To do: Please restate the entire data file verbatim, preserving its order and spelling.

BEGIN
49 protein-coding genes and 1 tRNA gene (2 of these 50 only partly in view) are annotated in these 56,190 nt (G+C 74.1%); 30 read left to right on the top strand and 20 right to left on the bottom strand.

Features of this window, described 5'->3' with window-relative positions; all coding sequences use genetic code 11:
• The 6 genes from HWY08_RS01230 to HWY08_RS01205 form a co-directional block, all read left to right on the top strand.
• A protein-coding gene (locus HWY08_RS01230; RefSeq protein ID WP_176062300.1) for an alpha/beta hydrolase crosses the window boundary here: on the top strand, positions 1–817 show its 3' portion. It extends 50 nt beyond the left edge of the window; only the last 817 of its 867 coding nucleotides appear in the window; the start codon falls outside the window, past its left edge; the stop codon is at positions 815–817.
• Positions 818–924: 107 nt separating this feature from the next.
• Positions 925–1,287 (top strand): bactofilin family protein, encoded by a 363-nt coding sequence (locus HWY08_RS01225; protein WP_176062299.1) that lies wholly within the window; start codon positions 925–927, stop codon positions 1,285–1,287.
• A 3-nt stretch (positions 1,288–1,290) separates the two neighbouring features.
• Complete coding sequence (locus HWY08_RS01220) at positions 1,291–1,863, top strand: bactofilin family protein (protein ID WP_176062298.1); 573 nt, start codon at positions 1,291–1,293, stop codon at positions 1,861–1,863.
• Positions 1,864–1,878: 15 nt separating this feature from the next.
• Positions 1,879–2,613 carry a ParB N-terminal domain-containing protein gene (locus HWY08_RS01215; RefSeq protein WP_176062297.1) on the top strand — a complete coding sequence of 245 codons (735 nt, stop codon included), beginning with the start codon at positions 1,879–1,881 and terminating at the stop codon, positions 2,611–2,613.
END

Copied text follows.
49 protein-coding genes and 1 tRNA gene (2 of these 50 only partly in view) are annotated in these 56,190 nt (G+C 74.1%); 30 read left to right on the top strand and 20 right to left on the bottom strand.

Features of this window, described 5'->3' with window-relative positions; all coding sequences use genetic code 11:
• The 6 genes from HWY08_RS01230 to HWY08_RS01205 form a co-directional block, all read left to right on the top strand.
• A protein-coding gene (locus HWY08_RS01230; RefSeq protein ID WP_176062300.1) for an alpha/beta hydrolase crosses the window boundary here: on the top strand, positions 1–817 show its 3' portion. It extends 50 nt beyond the left edge of the window; only the last 817 of its 867 coding nucleotides appear in the window; the start codon falls outside the window, past its left edge; the stop codon is at positions 815–817.
• Positions 818–924: 107 nt separating this feature from the next.
• Positions 925–1,287 (top strand): bactofilin family protein, encoded by a 363-nt coding sequence (locus HWY08_RS01225; protein WP_176062299.1) that lies wholly within the window; start codon positions 925–927, stop codon positions 1,285–1,287.
• A 3-nt stretch (positions 1,288–1,290) separates the two neighbouring features.
• Complete coding sequence (locus HWY08_RS01220) at positions 1,291–1,863, top strand: bactofilin family protein (protein ID WP_176062298.1); 573 nt, start codon at positions 1,291–1,293, stop codon at positions 1,861–1,863.
• Positions 1,864–1,878: 15 nt separating this feature from the next.
• Positions 1,879–2,613 carry a ParB N-terminal domain-containing protein gene (locus HWY08_RS01215; RefSeq protein WP_176062297.1) on the top strand — a complete coding sequence of 245 codons (735 nt, stop codon included), beginning with the start codon at positions 1,879–1,881 and terminating at the stop codon, positions 2,611–2,613.